“We know amps and guitars are important, but your own DNA is bigger than that”: Nuno Bettencourt on why, when it comes to tone, your personality always comes first

Nuno Bettencourt live onstage at the Fillmore, Detroit
(Image credit: Scott Legato/Getty Images)

GUITAR SHOWCASE 2023: Nuno Bettencourt’s peerless derring-do on the electric guitar – the string skipping, the elastic legato – are the stuff of legend, but the Extreme guitarist has a super-premium hard-rock tone that is reference quality for any aspiring shredder. 

He has the juiciness, the effervescence, and he has it without putting together a spaceship pedalboard. Here, he checks in with Total Guitar to share his tone philosophy, and once more reminds us that when it comes to tone you are your own secret weapon.

How much does the gear you use inform the music you make?

“I’ll be backstage playing through this small Blackstar amp in the dressing room. And it sounds so good the sound guy will walk in and say, ‘Can we just mic that fucking thing up?!’ And then Steve Vai might come in and it will instantly turn into his sound. 

“We know amps and guitars are important, but your own DNA is bigger than that. You end up realising that amps and pedals aren’t there to elevate our playing, they’re there to get out of the way of our playing. We all know what we sound like in our heads. That’s what you want to come out of the speakers.”

So gear can be a hindrance, in certain situations?

“Yeah! Sometimes your tone can get in the way of what you’re trying to say. You hear Eddie Van Halen on the first four or five albums and then you hear inklings of other effects and stereo splits on the later records, and it became something different. 

“For me, it was all about raw Eddie, because he was just plugged in, with nothing else getting in the way. When you start processing things it can get lost a bit. If I use a delay or phaser, it has to colour what I’m doing rather than change what I’m doing. It’s got to be a nuance effect.”

When you start processing things it can get lost a bit. If I use a delay or phaser, it has to color what I’m doing rather than change what I’m doing

But you use certain guitar amps for a reason, right?

“The amp you play through matters a bit but not hugely. For me right now, I happen to have a Marshall DSL in the studio that I like. But in a way, I’m not using DSLs, I’m just using one I like… there are a lot that I didn’t like. It was the same with [third Extreme album] III Sides To Every Story – when I found the right Soldano head to interpret what my fingers were doing in 1993. 

“Whenever I’m making music, I want something that doesn’t get in the way of my DNA. I like hearing my personality come through. Even Zakk Wylde, when he’s putting on the craziest effects and that crazy vibrato that sounds like two fretboard’s worth, he still cuts through. It’s all about making the gear work for you!”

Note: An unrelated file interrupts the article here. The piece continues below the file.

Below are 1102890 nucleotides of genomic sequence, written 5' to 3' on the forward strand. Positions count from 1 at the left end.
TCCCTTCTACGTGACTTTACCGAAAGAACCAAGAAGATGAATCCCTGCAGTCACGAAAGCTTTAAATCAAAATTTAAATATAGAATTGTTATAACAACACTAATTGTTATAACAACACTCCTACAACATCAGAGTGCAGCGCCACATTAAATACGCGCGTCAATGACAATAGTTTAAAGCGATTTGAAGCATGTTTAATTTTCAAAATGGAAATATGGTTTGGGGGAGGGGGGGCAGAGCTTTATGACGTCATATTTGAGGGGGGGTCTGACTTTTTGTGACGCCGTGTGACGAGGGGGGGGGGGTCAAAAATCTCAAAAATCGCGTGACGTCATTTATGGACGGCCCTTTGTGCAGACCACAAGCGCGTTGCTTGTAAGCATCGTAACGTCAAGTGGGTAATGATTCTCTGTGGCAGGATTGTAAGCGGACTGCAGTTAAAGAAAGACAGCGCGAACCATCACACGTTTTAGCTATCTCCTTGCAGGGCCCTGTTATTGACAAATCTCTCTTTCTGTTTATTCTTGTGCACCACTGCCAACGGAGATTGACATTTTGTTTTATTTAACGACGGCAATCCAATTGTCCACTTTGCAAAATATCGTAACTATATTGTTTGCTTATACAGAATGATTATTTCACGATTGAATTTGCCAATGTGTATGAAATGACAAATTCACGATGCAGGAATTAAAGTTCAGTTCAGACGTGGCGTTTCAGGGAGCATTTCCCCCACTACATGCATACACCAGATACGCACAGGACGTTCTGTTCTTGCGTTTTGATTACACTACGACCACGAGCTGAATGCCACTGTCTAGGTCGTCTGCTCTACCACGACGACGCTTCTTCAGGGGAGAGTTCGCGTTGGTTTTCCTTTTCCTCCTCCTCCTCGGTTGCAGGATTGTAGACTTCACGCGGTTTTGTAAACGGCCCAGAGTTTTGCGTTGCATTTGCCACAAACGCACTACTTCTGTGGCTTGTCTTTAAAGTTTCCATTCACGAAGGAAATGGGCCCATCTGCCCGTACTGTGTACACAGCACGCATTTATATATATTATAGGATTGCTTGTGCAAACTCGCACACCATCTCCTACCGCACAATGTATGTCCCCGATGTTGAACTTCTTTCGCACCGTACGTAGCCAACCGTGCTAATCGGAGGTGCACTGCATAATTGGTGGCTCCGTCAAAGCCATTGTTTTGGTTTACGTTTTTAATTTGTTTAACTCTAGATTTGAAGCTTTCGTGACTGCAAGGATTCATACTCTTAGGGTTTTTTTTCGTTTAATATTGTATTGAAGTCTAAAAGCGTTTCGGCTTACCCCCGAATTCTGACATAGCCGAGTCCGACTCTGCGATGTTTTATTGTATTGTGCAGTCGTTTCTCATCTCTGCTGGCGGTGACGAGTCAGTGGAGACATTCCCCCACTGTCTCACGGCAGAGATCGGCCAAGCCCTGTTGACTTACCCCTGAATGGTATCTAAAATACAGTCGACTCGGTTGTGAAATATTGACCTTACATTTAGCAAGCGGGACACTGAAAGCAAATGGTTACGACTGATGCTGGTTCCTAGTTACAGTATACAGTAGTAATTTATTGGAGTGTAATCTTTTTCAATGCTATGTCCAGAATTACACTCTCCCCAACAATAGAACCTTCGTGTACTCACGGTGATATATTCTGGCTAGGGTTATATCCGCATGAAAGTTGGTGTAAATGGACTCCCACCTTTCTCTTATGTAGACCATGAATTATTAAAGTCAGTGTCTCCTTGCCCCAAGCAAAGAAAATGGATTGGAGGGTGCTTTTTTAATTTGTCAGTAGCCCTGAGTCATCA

You’ve always loved your Rat pedal, which is quite untypical for more technically ambitious shredder-type guitarists…

“Yeah, I always love going straight in except for that Rat pedal I have. It’s supposed to be a distortion pedal but the distortion is all the way off. I find it just tightens my bottom-end. I don’t know one amp, from Marshall to Mesa/Boogie and everybody else, that has enough chunkiness to it without this pedal. 

“Sure, you can get it when you play detuned or chordal heavy metal stuff like Metallica, but how do you do it when it’s a single-note riff? Like a funkier song, let’s say Suzi (Wants Her All Day What?) off Extreme II: Pornograffitti. I’m the only guitar player in the band so I wanted keep it muted and sound big. The only way to get the response I needed was with the Rat pedal. 

“It’s been there since day one and it ain’t going anywhere. I’ve tried playing without it and fuckin’ hated it. Other players think it’s not doing anything and would probably wonder if the battery is dead [laughs]. It doesn’t change a single thing except for the tightness of the bass frequencies.”

Nuno Bettencourt

(Image credit: Jaime Ballesteros)

Is there any anything else that’s really important to your tone?

“Other than that, I might use some chorus on certain songs. I still use a Boss GT pedalboard, though the model has changed through the years. I love the way they sound. Some of those multi-effects can be a bit glitchy with a slight delay while you play. The Boss units are the only ones I’ve found that don’t get in the way, and I always use them through the loop. 

“The only thing I might use in front other than the Rat is a Boss octave pedal. And for some reason, it’s not because Eddie Van Halen passed away, I’ve been using my MXR Phase 90 a lot recently. I used to struggle with them back in the day, because they not only sound like Eddie, there’s also a lot of suction. 

“I like making that kind of sound with my fingers. I try to make my solos talk – that whole world in between harmonics and other noises – using just my hands. I took a lot of that from George Lynch and Warren DeMartini. That era of guitar players did it really well.”

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Amit Sharma

Amit has been writing for titles like Total GuitarMusicRadar and Guitar World for over a decade and counts Richie Kotzen, Guthrie Govan and Jeff Beck among his primary influences as a guitar player. He's worked for magazines like Kerrang!Metal HammerClassic RockProgRecord CollectorPlanet RockRhythm and Bass Player, as well as newspapers like Metro and The Independent, interviewing everyone from Ozzy Osbourne and Lemmy to Slash and Jimmy Page, and once even traded solos with a member of Slayer on a track released internationally. As a session guitarist, he's played alongside members of Judas Priest and Uriah Heep in London ensemble Metalworks, as well as handled lead guitars for legends like Glen Matlock (Sex Pistols, The Faces) and Stu Hamm (Steve Vai, Joe Satriani, G3).